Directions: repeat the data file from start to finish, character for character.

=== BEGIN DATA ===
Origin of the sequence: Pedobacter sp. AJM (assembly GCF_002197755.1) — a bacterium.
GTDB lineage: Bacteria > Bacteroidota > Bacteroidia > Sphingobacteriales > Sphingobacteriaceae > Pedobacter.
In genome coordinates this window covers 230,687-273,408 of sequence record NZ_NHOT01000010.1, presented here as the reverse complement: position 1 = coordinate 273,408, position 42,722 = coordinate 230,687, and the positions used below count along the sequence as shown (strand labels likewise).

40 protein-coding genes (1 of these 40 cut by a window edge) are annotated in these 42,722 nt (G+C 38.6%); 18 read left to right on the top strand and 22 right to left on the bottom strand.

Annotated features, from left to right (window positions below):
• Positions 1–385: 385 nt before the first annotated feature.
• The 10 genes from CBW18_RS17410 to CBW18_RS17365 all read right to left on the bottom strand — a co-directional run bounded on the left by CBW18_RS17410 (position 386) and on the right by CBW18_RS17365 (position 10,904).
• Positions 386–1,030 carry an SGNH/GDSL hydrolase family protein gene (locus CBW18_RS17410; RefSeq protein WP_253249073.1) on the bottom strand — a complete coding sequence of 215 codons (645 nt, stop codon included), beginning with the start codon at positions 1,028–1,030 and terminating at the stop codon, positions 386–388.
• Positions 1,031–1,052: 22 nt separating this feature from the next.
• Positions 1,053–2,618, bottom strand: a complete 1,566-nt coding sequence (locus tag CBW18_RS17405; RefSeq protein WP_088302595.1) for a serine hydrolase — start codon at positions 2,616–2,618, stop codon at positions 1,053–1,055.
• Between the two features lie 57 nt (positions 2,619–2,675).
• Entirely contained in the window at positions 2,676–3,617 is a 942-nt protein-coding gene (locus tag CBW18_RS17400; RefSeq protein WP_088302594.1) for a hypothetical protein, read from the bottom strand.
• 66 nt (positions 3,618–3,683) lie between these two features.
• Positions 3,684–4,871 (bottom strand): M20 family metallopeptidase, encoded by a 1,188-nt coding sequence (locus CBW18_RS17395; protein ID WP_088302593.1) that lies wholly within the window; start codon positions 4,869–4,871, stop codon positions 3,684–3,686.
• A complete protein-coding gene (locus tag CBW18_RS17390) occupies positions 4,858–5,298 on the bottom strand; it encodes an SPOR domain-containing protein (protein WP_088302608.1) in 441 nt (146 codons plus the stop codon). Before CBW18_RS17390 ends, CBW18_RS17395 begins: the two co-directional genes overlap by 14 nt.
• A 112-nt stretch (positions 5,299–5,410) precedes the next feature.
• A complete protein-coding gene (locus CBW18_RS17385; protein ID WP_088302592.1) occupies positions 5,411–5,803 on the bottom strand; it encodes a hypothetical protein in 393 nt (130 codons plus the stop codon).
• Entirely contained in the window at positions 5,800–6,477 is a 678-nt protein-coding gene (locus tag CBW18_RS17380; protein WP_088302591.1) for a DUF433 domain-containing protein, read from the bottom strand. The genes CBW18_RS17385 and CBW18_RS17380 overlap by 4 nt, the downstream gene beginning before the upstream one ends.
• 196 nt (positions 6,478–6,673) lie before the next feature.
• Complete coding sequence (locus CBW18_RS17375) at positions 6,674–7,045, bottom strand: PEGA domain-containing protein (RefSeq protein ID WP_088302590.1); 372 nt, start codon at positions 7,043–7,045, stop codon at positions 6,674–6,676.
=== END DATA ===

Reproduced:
Origin of the sequence: Pedobacter sp. AJM (assembly GCF_002197755.1) — a bacterium.
GTDB lineage: Bacteria > Bacteroidota > Bacteroidia > Sphingobacteriales > Sphingobacteriaceae > Pedobacter.
In genome coordinates this window covers 230,687-273,408 of sequence record NZ_NHOT01000010.1, presented here as the reverse complement: position 1 = coordinate 273,408, position 42,722 = coordinate 230,687, and the positions used below count along the sequence as shown (strand labels likewise).

40 protein-coding genes (1 of these 40 cut by a window edge) are annotated in these 42,722 nt (G+C 38.6%); 18 read left to right on the top strand and 22 right to left on the bottom strand.

Annotated features, from left to right (window positions below):
• Positions 1–385: 385 nt before the first annotated feature.
• The 10 genes from CBW18_RS17410 to CBW18_RS17365 all read right to left on the bottom strand — a co-directional run bounded on the left by CBW18_RS17410 (position 386) and on the right by CBW18_RS17365 (position 10,904).
• Positions 386–1,030 carry an SGNH/GDSL hydrolase family protein gene (locus CBW18_RS17410; RefSeq protein WP_253249073.1) on the bottom strand — a complete coding sequence of 215 codons (645 nt, stop codon included), beginning with the start codon at positions 1,028–1,030 and terminating at the stop codon, positions 386–388.
• Positions 1,031–1,052: 22 nt separating this feature from the next.
• Positions 1,053–2,618, bottom strand: a complete 1,566-nt coding sequence (locus tag CBW18_RS17405; RefSeq protein WP_088302595.1) for a serine hydrolase — start codon at positions 2,616–2,618, stop codon at positions 1,053–1,055.
• Between the two features lie 57 nt (positions 2,619–2,675).
• Entirely contained in the window at positions 2,676–3,617 is a 942-nt protein-coding gene (locus tag CBW18_RS17400; RefSeq protein WP_088302594.1) for a hypothetical protein, read from the bottom strand.
• 66 nt (positions 3,618–3,683) lie between these two features.
• Positions 3,684–4,871 (bottom strand): M20 family metallopeptidase, encoded by a 1,188-nt coding sequence (locus CBW18_RS17395; protein ID WP_088302593.1) that lies wholly within the window; start codon positions 4,869–4,871, stop codon positions 3,684–3,686.
• A complete protein-coding gene (locus tag CBW18_RS17390) occupies positions 4,858–5,298 on the bottom strand; it encodes an SPOR domain-containing protein (protein WP_088302608.1) in 441 nt (146 codons plus the stop codon). Before CBW18_RS17390 ends, CBW18_RS17395 begins: the two co-directional genes overlap by 14 nt.
• A 112-nt stretch (positions 5,299–5,410) precedes the next feature.
• A complete protein-coding gene (locus CBW18_RS17385; protein ID WP_088302592.1) occupies positions 5,411–5,803 on the bottom strand; it encodes a hypothetical protein in 393 nt (130 codons plus the stop codon).
• Entirely contained in the window at positions 5,800–6,477 is a 678-nt protein-coding gene (locus tag CBW18_RS17380; protein WP_088302591.1) for a DUF433 domain-containing protein, read from the bottom strand. The genes CBW18_RS17385 and CBW18_RS17380 overlap by 4 nt, the downstream gene beginning before the upstream one ends.
• 196 nt (positions 6,478–6,673) lie before the next feature.
• Complete coding sequence (locus CBW18_RS17375) at positions 6,674–7,045, bottom strand: PEGA domain-containing protein (RefSeq protein ID WP_088302590.1); 372 nt, start codon at positions 7,043–7,045, stop codon at positions 6,674–6,676.